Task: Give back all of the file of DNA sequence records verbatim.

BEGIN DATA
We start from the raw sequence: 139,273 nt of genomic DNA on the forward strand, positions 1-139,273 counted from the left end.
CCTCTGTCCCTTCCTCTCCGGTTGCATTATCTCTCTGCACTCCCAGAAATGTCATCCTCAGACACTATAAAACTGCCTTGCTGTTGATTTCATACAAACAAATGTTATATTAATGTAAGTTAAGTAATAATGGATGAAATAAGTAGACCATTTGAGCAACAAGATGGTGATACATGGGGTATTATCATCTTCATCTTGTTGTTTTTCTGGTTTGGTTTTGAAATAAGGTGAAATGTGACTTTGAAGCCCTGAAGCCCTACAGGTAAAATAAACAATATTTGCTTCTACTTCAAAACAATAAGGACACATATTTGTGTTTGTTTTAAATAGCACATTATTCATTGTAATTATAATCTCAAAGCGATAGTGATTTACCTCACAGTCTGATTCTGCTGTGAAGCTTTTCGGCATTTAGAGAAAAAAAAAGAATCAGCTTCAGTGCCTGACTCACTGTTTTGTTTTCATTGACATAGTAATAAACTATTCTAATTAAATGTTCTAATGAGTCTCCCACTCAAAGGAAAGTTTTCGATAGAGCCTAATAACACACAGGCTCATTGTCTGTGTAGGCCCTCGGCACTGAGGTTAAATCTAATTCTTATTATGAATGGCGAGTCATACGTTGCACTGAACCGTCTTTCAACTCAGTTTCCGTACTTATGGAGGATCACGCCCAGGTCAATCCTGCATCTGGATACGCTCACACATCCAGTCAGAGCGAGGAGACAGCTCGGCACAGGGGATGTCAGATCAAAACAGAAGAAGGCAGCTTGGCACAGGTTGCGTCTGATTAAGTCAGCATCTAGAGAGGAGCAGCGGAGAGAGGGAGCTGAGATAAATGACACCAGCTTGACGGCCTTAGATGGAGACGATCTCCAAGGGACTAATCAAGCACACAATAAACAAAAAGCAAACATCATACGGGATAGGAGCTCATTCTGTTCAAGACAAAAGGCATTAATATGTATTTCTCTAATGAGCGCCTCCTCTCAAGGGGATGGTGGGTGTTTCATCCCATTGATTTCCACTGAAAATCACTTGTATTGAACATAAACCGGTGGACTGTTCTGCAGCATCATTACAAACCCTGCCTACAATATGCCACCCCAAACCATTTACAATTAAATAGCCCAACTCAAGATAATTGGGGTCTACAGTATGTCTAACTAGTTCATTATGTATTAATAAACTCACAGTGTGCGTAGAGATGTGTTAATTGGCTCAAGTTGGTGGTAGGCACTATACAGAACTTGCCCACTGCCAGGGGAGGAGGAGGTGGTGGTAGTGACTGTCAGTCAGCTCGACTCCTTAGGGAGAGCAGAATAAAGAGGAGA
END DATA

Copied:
We start from the raw sequence: 139,273 nt of genomic DNA on the forward strand, positions 1-139,273 counted from the left end.
CCTCTGTCCCTTCCTCTCCGGTTGCATTATCTCTCTGCACTCCCAGAAATGTCATCCTCAGACACTATAAAACTGCCTTGCTGTTGATTTCATACAAACAAATGTTATATTAATGTAAGTTAAGTAATAATGGATGAAATAAGTAGACCATTTGAGCAACAAGATGGTGATACATGGGGTATTATCATCTTCATCTTGTTGTTTTTCTGGTTTGGTTTTGAAATAAGGTGAAATGTGACTTTGAAGCCCTGAAGCCCTACAGGTAAAATAAACAATATTTGCTTCTACTTCAAAACAATAAGGACACATATTTGTGTTTGTTTTAAATAGCACATTATTCATTGTAATTATAATCTCAAAGCGATAGTGATTTACCTCACAGTCTGATTCTGCTGTGAAGCTTTTCGGCATTTAGAGAAAAAAAAAGAATCAGCTTCAGTGCCTGACTCACTGTTTTGTTTTCATTGACATAGTAATAAACTATTCTAATTAAATGTTCTAATGAGTCTCCCACTCAAAGGAAAGTTTTCGATAGAGCCTAATAACACACAGGCTCATTGTCTGTGTAGGCCCTCGGCACTGAGGTTAAATCTAATTCTTATTATGAATGGCGAGTCATACGTTGCACTGAACCGTCTTTCAACTCAGTTTCCGTACTTATGGAGGATCACGCCCAGGTCAATCCTGCATCTGGATACGCTCACACATCCAGTCAGAGCGAGGAGACAGCTCGGCACAGGGGATGTCAGATCAAAACAGAAGAAGGCAGCTTGGCACAGGTTGCGTCTGATTAAGTCAGCATCTAGAGAGGAGCAGCGGAGAGAGGGAGCTGAGATAAATGACACCAGCTTGACGGCCTTAGATGGAGACGATCTCCAAGGGACTAATCAAGCACACAATAAACAAAAAGCAAACATCATACGGGATAGGAGCTCATTCTGTTCAAGACAAAAGGCATTAATATGTATTTCTCTAATGAGCGCCTCCTCTCAAGGGGATGGTGGGTGTTTCATCCCATTGATTTCCACTGAAAATCACTTGTATTGAACATAAACCGGTGGACTGTTCTGCAGCATCATTACAAACCCTGCCTACAATATGCCACCCCAAACCATTTACAATTAAATAGCCCAACTCAAGATAATTGGGGTCTACAGTATGTCTAACTAGTTCATTATGTATTAATAAACTCACAGTGTGCGTAGAGATGTGTTAATTGGCTCAAGTTGGTGGTAGGCACTATACAGAACTTGCCCACTGCCAGGGGAGGAGGAGGTGGTGGTAGTGACTGTCAGTCAGCTCGACTCCTTAGGGAGAGCAGAATAAAGAGGAGA